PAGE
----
Ladies 9 in the Pines raises six figures for breast cancer center
The Ladies 9 in the Pines annual golf tournament held at The Country Club at Castle Pines scored its biggest win to date by raising more than $120,000 for the breast cancer center at Castle Rock Adventist Hospital (CRAH). The 9-hole tournament event featured live and silent auctions, outstanding luncheon fare including delectable desserts and a picture perfect, blue-sky day to benefit a cause so important to the future of the community. And, of course, the color pink was everywhere.
Ladies 9 in the Pines has a 25-year history of raising money for numerous breast cancer organizations, but in the last few years it has committed to keep the donations close to home. Since 2020, the group has partnered with CRAH and has been able to increase the donations each year. The first year’s fundraising went to providing mammograms for those who don’t have insurance. Last year’s monies were allocated to the purchase of a stereotactic breast biopsy machine.
“We are tremendously grateful for the Ladies 9 in the Pines – a group of dynamic and supportive women who care about the health of our community by providing access to early and accurate detection,” stated Harmony Furlong, chief development officer for CRAH. “Louise Melbye, chair of the group, and her committee are fundraising dynamos, and we are grateful they care about their community hospital and the women we serve.”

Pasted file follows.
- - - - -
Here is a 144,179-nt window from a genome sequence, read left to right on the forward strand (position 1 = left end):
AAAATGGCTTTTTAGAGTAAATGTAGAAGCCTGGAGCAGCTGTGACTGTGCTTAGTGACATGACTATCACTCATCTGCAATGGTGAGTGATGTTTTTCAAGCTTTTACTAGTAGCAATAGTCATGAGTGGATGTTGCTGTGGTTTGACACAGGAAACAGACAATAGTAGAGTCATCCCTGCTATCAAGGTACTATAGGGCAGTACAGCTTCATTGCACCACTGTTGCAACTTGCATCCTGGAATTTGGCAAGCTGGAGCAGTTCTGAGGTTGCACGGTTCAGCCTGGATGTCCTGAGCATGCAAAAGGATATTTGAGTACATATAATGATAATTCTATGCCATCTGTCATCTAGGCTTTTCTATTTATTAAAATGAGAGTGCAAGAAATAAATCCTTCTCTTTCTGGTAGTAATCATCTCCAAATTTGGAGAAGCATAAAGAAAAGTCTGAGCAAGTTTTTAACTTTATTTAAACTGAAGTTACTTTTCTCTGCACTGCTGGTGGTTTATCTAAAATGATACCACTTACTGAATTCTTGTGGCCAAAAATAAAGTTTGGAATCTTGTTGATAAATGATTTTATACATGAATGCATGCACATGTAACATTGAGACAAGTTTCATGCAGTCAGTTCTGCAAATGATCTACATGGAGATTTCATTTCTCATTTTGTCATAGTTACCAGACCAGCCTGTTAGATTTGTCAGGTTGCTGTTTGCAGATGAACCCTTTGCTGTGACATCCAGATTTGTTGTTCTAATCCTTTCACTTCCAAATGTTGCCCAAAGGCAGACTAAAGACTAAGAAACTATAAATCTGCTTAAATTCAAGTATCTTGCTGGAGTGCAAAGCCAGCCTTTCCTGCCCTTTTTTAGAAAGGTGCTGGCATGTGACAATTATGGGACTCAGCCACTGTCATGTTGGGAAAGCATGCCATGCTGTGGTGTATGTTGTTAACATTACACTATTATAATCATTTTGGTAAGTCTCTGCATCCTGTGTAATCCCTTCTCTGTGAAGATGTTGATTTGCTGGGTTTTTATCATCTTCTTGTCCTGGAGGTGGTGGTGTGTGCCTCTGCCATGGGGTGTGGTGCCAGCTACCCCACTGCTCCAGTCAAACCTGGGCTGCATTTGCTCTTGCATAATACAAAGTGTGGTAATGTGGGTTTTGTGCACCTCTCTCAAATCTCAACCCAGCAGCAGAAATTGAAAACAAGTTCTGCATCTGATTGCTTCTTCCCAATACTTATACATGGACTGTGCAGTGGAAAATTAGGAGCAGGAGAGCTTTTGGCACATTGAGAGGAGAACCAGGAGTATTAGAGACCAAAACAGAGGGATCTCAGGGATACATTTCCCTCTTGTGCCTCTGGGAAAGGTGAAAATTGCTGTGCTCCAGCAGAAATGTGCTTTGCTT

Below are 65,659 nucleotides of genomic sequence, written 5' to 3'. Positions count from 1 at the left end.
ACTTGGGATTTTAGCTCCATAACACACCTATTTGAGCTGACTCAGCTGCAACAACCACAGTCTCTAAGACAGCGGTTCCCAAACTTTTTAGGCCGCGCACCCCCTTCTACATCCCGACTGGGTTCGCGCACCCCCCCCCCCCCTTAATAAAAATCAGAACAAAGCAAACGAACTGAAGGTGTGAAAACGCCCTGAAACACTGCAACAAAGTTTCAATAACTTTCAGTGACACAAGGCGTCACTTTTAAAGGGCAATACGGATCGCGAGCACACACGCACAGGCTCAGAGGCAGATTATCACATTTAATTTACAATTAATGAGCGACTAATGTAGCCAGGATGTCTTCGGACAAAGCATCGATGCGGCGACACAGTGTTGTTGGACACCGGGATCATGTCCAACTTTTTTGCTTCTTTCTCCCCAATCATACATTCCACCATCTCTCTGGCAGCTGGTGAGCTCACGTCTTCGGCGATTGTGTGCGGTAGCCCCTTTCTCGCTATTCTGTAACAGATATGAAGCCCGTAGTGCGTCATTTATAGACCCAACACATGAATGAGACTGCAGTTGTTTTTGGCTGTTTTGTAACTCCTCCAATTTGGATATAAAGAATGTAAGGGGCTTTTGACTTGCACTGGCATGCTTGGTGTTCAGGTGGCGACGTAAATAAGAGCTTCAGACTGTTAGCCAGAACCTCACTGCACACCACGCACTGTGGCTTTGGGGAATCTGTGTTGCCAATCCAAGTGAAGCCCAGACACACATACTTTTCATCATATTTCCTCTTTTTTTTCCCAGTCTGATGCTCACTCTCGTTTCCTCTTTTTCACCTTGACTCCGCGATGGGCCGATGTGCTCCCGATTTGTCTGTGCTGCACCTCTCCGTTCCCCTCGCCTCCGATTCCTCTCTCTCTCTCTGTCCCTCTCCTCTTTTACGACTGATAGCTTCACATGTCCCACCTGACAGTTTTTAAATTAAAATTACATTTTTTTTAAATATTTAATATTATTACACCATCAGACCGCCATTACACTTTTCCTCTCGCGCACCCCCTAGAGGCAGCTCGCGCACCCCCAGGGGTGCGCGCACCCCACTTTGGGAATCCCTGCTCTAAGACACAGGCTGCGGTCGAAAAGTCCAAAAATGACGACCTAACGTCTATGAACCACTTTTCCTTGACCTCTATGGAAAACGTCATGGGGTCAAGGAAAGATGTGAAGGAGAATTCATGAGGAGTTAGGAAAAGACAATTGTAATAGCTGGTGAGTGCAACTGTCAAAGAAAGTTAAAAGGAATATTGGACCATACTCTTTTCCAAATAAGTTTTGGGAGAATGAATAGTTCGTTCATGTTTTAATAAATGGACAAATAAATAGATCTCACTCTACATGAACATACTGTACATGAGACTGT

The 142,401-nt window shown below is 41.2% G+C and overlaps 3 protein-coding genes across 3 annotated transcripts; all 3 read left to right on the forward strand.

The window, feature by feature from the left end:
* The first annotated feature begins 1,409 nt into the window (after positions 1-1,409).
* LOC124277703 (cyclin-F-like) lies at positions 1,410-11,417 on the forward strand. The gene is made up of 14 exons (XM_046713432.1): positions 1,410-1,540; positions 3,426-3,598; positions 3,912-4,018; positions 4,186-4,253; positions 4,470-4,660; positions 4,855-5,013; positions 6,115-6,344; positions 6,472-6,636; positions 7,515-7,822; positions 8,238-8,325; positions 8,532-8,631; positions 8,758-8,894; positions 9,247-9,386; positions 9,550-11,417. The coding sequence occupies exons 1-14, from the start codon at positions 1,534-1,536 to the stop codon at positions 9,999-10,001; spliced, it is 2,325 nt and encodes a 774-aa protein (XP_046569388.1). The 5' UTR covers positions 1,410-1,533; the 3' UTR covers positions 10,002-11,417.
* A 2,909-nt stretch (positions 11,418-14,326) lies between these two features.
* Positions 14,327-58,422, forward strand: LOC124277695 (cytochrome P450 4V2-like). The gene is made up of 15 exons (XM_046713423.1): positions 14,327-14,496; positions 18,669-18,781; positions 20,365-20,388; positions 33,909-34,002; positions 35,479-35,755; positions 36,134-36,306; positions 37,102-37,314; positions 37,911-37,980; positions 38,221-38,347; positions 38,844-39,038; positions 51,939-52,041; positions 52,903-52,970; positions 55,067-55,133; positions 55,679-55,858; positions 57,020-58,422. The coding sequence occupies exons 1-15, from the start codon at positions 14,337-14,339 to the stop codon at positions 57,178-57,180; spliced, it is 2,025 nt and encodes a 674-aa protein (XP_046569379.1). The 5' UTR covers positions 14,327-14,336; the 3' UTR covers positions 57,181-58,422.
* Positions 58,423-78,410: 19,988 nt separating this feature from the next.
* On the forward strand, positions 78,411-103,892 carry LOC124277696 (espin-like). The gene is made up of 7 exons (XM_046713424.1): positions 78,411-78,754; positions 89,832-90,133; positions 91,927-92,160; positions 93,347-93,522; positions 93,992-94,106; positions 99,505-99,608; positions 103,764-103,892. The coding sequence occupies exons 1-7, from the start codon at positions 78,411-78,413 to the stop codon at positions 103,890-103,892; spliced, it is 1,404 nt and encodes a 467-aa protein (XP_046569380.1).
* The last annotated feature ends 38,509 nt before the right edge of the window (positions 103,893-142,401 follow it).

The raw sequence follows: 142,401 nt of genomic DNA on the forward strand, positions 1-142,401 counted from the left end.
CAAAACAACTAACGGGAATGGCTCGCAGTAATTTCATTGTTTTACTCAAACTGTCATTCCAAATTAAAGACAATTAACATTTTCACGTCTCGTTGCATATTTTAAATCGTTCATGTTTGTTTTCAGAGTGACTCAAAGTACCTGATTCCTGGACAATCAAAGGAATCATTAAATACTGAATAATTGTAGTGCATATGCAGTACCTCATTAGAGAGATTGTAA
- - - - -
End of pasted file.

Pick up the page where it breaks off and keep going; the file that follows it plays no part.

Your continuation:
And the momentum for fundraising continued. On September 30, the men got involved by playing in the Ghost Tree golf tournament at the Country Club at Castle Pines. Participants donated money to shave the head of the new club president, Frank Segrave! The funds raised will be added to what the ladies raised for CRAH. This year, all donations will go to the purchase of a digital ultrasound machine.
And it’s not just lip service. After listening to last year’s message about saving lives and proactively reminding women to diligently keep up with yearly mammograms, player and guest speaker Cheryl Porter decided to be more aggressive in her own self-care. She discovered that a lump on her breast was cancer, and immediately began treatment. The need for a breast cancer screening and treatment center in the community is obvious, as is evidenced by Porter’s 2,500 miles clocked to date to receive her treatments.
“Early detection saves lives,” concluded Furlong. “Therefore, these women are saving lives.”
By Nancy Koontz; group photo courtesy of Lara Mark Photography; courtesy photos